Or at least, that’s what the central Asian country’s secretive, authoritarian government claims.
But independent organizations and journalists and activists outside Turkmenistan say there’s evidence the country is battling a third wave which is overwhelming hospitals and killing dozens of people — and warn the President is playing down the threat of the deadly virus in a bid to maintain his public image.
Ruslan Turkmen, an exile from Turkmenistan and editor of the Netherlands-based independent news organization Turkmen News, said he has personally assembled the names of more than 60 people
who he claimed have died of Covid-19 inside the country, including teachers, artists and doctors.
Turkmen said he has verified all the recorded deaths with health records and X-rays, revealing severe lung damage and medical treatment consistent with coronavirus victims.
“Instead of accepting it and cooperating with the international community, Turkmenistan decided to stick its head in the sand,” said Turkmen.
The Turkmenistan government did not respond to CNN’s requests for comment.
How it unfolded
As Covid-19 spread around the world at the start of 2020, Turkmenistan insisted it had no cases, even as bordering countries reported skyrocketing outbreaks.
Iran, with which Turkmenistan shares a long land border, has reported one of the world’s largest Covid-19 outbreaks with nearly 5.5 million total cases, according to the World Health Organization (WHO).
“You look at what’s happening at other countries in the region and how different could Turkmenistan possibly be?” said Rachel Denber, deputy Europe and Central Asia director at Human Rights Watch.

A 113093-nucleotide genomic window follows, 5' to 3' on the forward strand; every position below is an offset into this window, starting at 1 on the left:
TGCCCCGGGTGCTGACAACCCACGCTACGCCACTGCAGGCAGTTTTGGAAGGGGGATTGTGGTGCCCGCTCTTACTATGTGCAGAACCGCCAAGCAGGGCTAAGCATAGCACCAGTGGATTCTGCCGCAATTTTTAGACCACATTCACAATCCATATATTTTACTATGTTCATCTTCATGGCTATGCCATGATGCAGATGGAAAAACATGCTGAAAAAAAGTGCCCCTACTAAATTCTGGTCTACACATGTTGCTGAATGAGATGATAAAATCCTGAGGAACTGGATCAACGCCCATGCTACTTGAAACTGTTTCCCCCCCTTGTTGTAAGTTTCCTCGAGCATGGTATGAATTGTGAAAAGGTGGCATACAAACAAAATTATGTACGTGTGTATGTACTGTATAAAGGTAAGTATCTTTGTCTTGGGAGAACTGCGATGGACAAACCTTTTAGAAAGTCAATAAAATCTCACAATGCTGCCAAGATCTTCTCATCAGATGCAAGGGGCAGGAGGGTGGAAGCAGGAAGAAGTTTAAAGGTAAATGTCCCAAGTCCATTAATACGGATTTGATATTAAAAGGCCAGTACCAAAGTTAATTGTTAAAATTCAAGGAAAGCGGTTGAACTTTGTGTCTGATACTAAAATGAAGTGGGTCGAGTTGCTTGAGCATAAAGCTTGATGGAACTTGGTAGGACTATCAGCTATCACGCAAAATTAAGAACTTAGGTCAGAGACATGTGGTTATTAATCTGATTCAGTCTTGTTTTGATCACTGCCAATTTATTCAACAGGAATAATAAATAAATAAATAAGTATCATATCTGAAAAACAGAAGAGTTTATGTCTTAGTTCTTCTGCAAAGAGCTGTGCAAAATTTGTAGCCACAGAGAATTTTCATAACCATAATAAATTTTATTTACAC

According to the websites of the British
foreign ministries, all flights into Turkmenistan are currently suspended and only Turkmen citizens are allowed to enter the country.
Turkmen said his sources in Turkmenistan began contacting him about cases in around May 2020 — about the same time Covid-19 was spreading around the world
. He said the first messages he received talked about a “weird lung disease, flu-like” which was affecting many people.
“It was at least 40 degrees Celsius outside (104 degrees Fahrenheit) — not a usual flu season,” he said.
In June 2020, the US embassy in the capital, Ashgabat, issued a heath alert
warning of “reports of local citizens with symptoms consisted with Covid-19 undergoing Covid-19 testing,” and being placed in quarantine for up to 14 days.
The Turkmenistan government immediately called the statement “fake news
A WHO mission
to Turkmenistan in July 2020 did not confirm any coronavirus infections inside the country but did say it was concerned about “increased numbers of cases of acute respiratory infection and pneumonia.”
One WHO official said Turkmenistan should act “as if Covid-19
By then, the situation was out of control, according to Turkmen. The government advised citizens to take bizarre public health measures, such as eating a particular type of spicy soup.
In January this year, Turkmenistan announced it had approved Russia’s Sputnik V
coronavirus vaccine for use in the country. Then in June, the World Bank agreed to lend $20 million